With potential volatility catalysts ahead from Australia, this rising market in EUR/AUD is one to watch, especially as it forms simple technical setups for both the bulls and the bears.
Before moving on, ICYMI, today’s Daily London Session Watchlist looked at an opportunity forming on AUD/USD as risk appetite rises on U.S. stimulus speculation, so be sure to check that out to see if there is still a potential play!
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Fresh Market Headlines & Economic Data:
Upcoming Potential Catalysts on the Economic Calendar
ECB Guindos speech at 4:00 pm GMT
Fed Beige Book at 6:00 pm GMT
RBA Deputy Governor Debelle speech at 10:30 pm GMT
Australia Business Confidence at 12:30 am GMT (Oct. 22)
What to Watch: EUR/AUD
On the one-hour chart above of EUR/AUD, we can see the pair is currently in an uptrend, likely mainly pushed higher by recent Aussie weakness related to speculation that negative rates may be coming to Australia.
But in today’s session, we can see the pair has pulled back, likely with the help of rising risk sentiment and U.S. stimulus hopes, bringing the market to a potential short-term support area.
On the chart, we’ve marked the Fibonacci retracement area of the recent swing move higher, along with a trendline connecting a rising ‘lows’ pattern in the works. We can also see that the stochastic indicator is signaling potentially oversold conditions, which when combined with the other technical arguments, could draw in buyers very soon.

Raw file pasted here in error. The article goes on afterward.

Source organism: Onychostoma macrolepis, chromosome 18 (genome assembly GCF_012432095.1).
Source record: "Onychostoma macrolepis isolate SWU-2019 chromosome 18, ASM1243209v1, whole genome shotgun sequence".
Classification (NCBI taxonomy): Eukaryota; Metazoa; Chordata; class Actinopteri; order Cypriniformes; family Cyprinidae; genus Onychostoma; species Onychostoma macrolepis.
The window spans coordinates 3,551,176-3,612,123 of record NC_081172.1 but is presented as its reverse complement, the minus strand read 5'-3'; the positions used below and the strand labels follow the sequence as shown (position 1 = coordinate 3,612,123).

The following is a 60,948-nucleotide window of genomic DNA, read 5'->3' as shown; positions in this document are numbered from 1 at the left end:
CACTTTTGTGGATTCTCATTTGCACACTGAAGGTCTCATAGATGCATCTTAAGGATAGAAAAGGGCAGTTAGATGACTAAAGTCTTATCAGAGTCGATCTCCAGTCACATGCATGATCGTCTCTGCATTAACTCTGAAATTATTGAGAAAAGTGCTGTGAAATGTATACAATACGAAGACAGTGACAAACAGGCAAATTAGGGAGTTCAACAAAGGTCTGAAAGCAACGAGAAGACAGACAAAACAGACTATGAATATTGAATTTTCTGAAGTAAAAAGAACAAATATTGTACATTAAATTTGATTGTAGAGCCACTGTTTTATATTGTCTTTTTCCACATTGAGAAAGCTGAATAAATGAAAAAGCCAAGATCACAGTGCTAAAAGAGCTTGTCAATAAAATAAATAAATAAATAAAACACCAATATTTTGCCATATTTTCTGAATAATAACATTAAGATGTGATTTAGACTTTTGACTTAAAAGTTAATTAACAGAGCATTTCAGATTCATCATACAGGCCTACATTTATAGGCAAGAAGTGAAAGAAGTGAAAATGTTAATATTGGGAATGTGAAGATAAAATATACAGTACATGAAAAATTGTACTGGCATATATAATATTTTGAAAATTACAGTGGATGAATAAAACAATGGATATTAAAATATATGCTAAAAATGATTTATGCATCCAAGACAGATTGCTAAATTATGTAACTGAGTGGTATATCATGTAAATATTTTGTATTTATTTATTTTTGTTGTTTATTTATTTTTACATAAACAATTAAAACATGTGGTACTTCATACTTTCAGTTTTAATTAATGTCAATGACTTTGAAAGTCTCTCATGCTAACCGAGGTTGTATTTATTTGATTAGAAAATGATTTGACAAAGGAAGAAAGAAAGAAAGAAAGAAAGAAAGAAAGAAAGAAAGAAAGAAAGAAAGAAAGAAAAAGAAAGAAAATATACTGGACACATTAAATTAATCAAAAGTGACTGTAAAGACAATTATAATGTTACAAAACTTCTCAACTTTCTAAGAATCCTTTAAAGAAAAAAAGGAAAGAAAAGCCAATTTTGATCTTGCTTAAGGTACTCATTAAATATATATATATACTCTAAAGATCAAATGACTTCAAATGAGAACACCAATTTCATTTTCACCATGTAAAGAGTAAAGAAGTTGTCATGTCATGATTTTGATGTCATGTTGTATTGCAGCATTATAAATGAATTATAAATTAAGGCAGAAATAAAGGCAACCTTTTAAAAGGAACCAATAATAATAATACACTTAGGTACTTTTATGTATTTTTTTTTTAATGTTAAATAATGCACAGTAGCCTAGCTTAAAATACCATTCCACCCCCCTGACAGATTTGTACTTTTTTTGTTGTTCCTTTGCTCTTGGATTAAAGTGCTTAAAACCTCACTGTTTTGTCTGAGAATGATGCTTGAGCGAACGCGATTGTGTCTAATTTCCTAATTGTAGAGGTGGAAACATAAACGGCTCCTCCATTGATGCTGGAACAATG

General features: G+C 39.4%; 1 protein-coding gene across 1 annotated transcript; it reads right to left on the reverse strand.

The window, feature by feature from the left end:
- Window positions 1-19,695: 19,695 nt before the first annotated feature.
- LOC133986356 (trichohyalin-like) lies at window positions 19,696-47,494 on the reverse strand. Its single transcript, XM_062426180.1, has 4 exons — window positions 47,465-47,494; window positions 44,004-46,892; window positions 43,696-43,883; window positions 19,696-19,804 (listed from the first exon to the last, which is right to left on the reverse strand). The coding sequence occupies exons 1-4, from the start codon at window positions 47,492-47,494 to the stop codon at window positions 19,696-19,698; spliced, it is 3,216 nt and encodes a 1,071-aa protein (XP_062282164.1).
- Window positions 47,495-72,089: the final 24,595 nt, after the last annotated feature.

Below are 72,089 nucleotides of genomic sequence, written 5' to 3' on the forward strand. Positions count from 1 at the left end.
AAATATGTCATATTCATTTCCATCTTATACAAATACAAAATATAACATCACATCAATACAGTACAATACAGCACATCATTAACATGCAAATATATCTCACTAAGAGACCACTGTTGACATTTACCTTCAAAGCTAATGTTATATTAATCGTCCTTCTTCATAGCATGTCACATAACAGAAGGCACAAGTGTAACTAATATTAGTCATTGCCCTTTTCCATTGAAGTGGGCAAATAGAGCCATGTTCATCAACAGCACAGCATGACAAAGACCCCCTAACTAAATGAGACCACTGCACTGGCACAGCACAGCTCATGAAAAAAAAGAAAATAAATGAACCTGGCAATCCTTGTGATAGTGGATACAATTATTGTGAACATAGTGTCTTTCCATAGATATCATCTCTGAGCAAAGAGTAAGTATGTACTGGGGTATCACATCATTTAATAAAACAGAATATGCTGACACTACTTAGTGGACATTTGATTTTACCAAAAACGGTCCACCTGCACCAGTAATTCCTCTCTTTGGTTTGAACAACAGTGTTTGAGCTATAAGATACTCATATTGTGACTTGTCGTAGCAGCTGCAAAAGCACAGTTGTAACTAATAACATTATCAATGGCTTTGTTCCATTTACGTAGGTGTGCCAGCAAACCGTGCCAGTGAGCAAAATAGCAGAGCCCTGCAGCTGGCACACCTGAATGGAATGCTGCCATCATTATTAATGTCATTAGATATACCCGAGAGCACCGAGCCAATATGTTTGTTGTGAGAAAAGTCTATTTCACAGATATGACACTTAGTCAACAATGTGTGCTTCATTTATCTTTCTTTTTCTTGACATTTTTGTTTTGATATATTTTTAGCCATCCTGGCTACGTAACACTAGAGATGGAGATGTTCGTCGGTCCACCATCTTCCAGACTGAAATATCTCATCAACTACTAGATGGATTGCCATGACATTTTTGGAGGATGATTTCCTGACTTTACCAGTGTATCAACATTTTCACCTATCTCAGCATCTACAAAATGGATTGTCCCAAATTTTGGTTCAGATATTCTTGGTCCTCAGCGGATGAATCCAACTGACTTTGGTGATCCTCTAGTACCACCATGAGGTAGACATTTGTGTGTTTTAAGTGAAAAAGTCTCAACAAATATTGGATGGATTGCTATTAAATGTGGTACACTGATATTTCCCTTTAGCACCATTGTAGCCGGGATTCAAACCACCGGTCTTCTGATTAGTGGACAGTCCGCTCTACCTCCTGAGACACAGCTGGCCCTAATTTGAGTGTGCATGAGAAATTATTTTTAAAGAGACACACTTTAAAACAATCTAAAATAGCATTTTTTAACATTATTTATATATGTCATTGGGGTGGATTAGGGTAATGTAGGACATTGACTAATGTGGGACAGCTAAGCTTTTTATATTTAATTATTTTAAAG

So, the odds are in favor of the bulls right now, but we’ve got potential catalysts from Australia in the form of a speech from Reserve Bank of Australia Deputy Governor Debelle, as well as Australian business confidence data.
The scenario to watch out for before getting bullish is if we continue to see negative rate rhetoric from Debelle and/or declining business confidence. Combine that with bullish reversal patterns at the Fibonacci area and the odds of the trend higher resuming increases. And if broad global risk sentiment turns sour over the next session, that increases the odds of the pair moving higher even further.
And vice versa, the opposite scenario would likely be bearish for the pair (i.e., Debelle talks the idea of negative interest rates coming and AU business confidence rises), especially if broad risk sentiment stay generally positive. In that case, look for a break below the trendline for break-and-retest patterns or momentum moves before considering a short-term position.